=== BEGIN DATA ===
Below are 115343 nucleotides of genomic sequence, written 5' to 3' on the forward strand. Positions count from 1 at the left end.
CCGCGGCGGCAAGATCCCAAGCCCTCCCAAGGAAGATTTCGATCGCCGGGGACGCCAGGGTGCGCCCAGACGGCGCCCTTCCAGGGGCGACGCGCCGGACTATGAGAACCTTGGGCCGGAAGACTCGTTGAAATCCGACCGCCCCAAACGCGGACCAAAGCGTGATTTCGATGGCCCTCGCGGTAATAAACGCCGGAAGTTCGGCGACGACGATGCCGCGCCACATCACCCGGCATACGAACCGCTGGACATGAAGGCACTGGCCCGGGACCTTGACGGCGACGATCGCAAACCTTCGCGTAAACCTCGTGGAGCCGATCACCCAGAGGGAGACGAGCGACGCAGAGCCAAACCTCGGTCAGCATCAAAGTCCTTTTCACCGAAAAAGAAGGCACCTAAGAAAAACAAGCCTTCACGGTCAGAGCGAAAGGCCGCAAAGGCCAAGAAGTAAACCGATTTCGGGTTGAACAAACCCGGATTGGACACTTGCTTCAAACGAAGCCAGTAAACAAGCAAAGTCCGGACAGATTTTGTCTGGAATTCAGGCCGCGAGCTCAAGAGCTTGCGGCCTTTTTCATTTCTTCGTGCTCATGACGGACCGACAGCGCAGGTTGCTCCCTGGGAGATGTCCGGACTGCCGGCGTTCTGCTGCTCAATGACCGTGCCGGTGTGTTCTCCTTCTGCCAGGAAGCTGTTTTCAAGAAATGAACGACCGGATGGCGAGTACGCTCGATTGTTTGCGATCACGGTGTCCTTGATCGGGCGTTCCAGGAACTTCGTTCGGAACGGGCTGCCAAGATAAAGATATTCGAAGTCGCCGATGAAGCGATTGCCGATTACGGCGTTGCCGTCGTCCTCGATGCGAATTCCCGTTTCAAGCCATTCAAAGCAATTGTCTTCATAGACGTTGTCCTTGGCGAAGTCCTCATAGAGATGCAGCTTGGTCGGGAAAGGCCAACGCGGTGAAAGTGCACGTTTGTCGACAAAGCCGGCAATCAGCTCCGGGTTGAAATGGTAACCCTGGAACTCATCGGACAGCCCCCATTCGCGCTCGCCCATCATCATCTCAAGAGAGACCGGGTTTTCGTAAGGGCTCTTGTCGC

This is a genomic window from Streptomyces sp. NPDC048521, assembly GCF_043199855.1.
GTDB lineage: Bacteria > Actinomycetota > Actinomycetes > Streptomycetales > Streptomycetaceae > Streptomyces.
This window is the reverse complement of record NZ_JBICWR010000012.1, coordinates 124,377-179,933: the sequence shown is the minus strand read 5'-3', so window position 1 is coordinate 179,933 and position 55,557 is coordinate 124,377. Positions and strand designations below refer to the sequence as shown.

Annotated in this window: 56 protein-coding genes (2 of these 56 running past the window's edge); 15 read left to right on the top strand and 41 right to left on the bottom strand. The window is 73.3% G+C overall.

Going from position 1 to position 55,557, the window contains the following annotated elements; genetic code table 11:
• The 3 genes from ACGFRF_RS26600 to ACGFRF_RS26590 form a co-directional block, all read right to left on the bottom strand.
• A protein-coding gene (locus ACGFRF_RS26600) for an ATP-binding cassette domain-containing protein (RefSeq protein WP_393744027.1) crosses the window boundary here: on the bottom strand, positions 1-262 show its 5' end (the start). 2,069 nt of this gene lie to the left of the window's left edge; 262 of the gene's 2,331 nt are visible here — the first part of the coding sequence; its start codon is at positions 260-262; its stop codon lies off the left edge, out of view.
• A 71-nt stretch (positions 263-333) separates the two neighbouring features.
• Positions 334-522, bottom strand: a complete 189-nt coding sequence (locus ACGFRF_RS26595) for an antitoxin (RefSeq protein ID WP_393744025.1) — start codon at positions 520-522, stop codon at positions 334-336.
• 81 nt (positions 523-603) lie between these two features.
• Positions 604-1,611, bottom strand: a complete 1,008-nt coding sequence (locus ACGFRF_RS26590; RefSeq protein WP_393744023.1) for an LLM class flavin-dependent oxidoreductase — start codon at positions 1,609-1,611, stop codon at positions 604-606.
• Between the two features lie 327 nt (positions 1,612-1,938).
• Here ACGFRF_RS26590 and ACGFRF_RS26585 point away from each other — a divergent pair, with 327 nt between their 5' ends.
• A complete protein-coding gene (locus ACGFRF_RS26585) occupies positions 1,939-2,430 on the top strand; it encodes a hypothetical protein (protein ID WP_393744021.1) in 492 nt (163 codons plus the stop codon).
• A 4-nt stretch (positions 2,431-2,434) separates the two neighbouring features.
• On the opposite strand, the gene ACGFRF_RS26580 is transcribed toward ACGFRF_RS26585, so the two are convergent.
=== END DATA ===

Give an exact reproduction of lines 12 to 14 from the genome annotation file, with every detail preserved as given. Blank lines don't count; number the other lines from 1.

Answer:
• 81 nt (positions 523-603) lie between these two features.
• Positions 604-1,611, bottom strand: a complete 1,008-nt coding sequence (locus ACGFRF_RS26590; RefSeq protein WP_393744023.1) for an LLM class flavin-dependent oxidoreductase — start codon at positions 1,609-1,611, stop codon at positions 604-606.
• Between the two features lie 327 nt (positions 1,612-1,938).